Chef Martin and Big Pork Sausage at Harvesttime FoodsAnother favorite that HarvesTime carries is Breadsmith breads. My husband (and I, before I went gluten free) go CRAZY over their French Peasant bread. As I stopped in late on a Saturday, I had to settle for their Rustic Italian bread. Their breads are absolutely amazing, and if you’re ever on the fence whether or not you should buy it, read their ingredient label and compare it to your other option. They use no additives or preservatives which is exactly why it tastes incredible. They also offer fresh Vie De France options along with a bunch of other very good local bakery breads, but my family’s choice for sandwich bread is always Breadsmith.

Grocery Gal buys Breadsmith bread at Harvesttime FoodsWhen you leave HarvesTime, make sure you have a few dollars cash on hand for the tamales for sale outside. The family selling them have been there for years, and I believe it’s 6 tamales for $5. I grabbed six cheese ones to share with my husband and they were still warm even after my bike ride back home.

HarvesTime Foods. 2632 W Lawrence Ave, Chicago, IL 60625.  (773) 989-4400


If you grew up in Illinois anywhere near the Wisconsin, there’s a good chance you heard of Mars’ Cheese Castle. It meant you were on I-94, had just passed through Kenosha, and were en route to Milwaukee. However, tucked next to the huge CHEESE CASTLE sign (and newly constructed castle), is a true gem worthy of a visit: Bobby Nelson’s Cheese Shop.

Grocery Gal Bobby Nelson Cheese Shop

Pass the castle and come to Bobby Nelson’s

While I didn’t have a chance to learn more about Bobby Nelson’s history, it was still love at first sight. I felt like I was visiting the original Meyer Delicatessen in Lincoln Square (before it became Gene’s Sausage Shop) or a brighter Erickson’s Deli in Andersonville. There was a definite Scandinavian-meets-German feel to the place.

Grocery Gal Bobby Nelson Wisonsin CheeseInside was just heaven for me. While there’s a huge cheese selection at Woodman’s (and I’m sure Mars’ Cheese Castle), Bobby Nelson’s had more specialty cheeses, making it worth the trip for true Cheese foodies. With only $20 in my pocket, I had to ration my choices. I narrowed my cheese selection to a Roth Käse Horseradish-Chive Havarti that was out of this world! They had the staples of cheese curds and summer sausages, just not in touristy packaging. The hand-lettered signage on the wall announcing their 100% pure home made sausages made me cave in and buy a summer sausage. The woman working at the counter said the garlic sausage was the way to go; I eagerly nodded and asked for one. Those two items, along with a landjäger for the ride home put me back a little under $20. It was all worth every penny.

grocerygal-bobbynelson-cheeseIn addition to a nice variety of cheese, smoked sausages and brats, they offered a lot of local jellies, sauces and pickled products. While I don’t think I’d be picking up any turkey gizzards or pork hocks anytime soon, I wondered how a pickled egg would taste in a bloody mary. Grocery Gal Bobby Nelson Wisconsin Cheese PickledNext time you see the sign, be sure to get off the highway and stop in to select what you deem the perfect Wisconsin experience (minus the beer!).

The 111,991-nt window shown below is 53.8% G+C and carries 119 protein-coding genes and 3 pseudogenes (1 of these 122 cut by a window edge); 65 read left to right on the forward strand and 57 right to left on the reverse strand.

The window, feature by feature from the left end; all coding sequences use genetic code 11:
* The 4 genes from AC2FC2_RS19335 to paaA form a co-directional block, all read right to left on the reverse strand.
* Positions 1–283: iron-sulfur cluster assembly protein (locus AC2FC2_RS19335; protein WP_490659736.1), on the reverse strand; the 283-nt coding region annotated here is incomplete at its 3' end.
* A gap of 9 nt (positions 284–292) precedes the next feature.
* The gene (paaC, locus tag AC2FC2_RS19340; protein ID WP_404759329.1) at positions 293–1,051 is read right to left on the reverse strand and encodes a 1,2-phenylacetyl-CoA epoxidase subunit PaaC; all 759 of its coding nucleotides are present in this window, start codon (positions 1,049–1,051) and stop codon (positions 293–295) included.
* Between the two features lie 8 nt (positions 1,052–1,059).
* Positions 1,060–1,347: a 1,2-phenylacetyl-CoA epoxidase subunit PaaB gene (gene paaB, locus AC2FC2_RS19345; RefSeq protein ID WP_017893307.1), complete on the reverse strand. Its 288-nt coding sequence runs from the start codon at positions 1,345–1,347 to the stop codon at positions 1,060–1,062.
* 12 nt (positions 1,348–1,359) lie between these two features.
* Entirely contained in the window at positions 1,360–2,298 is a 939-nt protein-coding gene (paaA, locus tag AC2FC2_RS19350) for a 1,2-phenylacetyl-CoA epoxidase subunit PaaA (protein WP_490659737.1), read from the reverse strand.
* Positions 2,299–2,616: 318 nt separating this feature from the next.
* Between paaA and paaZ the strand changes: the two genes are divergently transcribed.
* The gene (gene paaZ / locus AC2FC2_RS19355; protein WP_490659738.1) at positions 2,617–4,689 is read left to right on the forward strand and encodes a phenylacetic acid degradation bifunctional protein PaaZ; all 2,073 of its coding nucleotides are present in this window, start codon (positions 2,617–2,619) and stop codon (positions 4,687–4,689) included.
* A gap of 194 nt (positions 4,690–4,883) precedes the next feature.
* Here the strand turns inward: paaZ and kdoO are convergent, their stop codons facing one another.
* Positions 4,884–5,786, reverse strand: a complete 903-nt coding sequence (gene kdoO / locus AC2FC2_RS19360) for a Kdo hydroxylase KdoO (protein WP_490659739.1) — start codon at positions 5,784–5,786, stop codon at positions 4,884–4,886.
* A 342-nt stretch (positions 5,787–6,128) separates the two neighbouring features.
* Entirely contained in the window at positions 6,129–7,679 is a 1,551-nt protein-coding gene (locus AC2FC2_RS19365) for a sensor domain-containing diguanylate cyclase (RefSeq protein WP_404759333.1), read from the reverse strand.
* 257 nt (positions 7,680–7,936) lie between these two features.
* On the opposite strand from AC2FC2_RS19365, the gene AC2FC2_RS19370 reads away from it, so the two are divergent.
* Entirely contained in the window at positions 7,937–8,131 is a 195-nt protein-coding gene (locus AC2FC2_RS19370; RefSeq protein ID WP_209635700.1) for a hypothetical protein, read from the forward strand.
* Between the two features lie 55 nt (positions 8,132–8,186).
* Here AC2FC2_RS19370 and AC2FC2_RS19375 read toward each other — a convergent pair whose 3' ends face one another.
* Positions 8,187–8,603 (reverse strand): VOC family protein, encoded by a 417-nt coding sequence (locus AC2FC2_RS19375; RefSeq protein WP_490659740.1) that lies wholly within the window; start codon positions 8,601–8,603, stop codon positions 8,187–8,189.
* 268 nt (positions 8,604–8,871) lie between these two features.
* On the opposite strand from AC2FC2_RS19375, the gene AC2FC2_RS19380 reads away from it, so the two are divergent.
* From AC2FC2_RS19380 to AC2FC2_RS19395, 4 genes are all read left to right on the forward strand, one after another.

Grocery Gal Bobby Nelson Wisconsin cheese

Wisconsin knows how to do Neon right

How good was it? Well, I had to try a bite of that delicious horseradish-chive havarti before I could even take the photo!  And the summer sausage? Probably the best and only summer sausage I’ll ever have again. I’m normally not a fan of summer sausage (not dry enough), but this was just perfect. It’s worth the road trip. Just let me know when you’re going, so I can tag along.

Bobby Nelson Grocery Gal Summer Sausage

Bobby Nelson’s Garlic Summer Sausage – yum

Bobby Nelson Cheese Shop. 2924 120th Ave. Kenosha, WI 53144. 262-859-2232


I’ve found I have more grocery stores and food related things to write about than I have time for. That’s the basis for GGBite: bite sized reviews of places that I stopped in at, but might not have the time to do a full-on Grocery Gal posting on. Today’s first GGBite I came across on my bicycle one Saturday afternoon while running errands: Ameera Food, located next to Chicago Live Poultry on Western Avenue at Devon.

Grocery  Gal GG Bite Ameera Chicago Live Poultry

My Two Wheeled Austrian Grocery Getter – KTM City Bike

I was on my way to an appointment at Santhigram Wellness Kerala Ayurveda (you must try an Ayurvedic treatment  – it will change your life!) and was running a little early. As I was on Devon at Western, I looked north and saw Chicago Live Poultry. I was always a little scared of the store – but now as Grocery Gal, I knew I just had to go in.

Sorry, there aren’t any photos. As you can tell by the name, here’s where you can buy live chickens, along with other types of fowl: turkeys, pheasant, duck, goose. There was a hand-written sign on the wall listing what was available and at what price. I didn’t take a photo, as it was just such an uncomfortable place to be in; I had to go. The gist is you can choose your animal and it will be slaughtered and cleaned there for you. You can’t get any fresher than that, but it’s not for those with a weak stomach.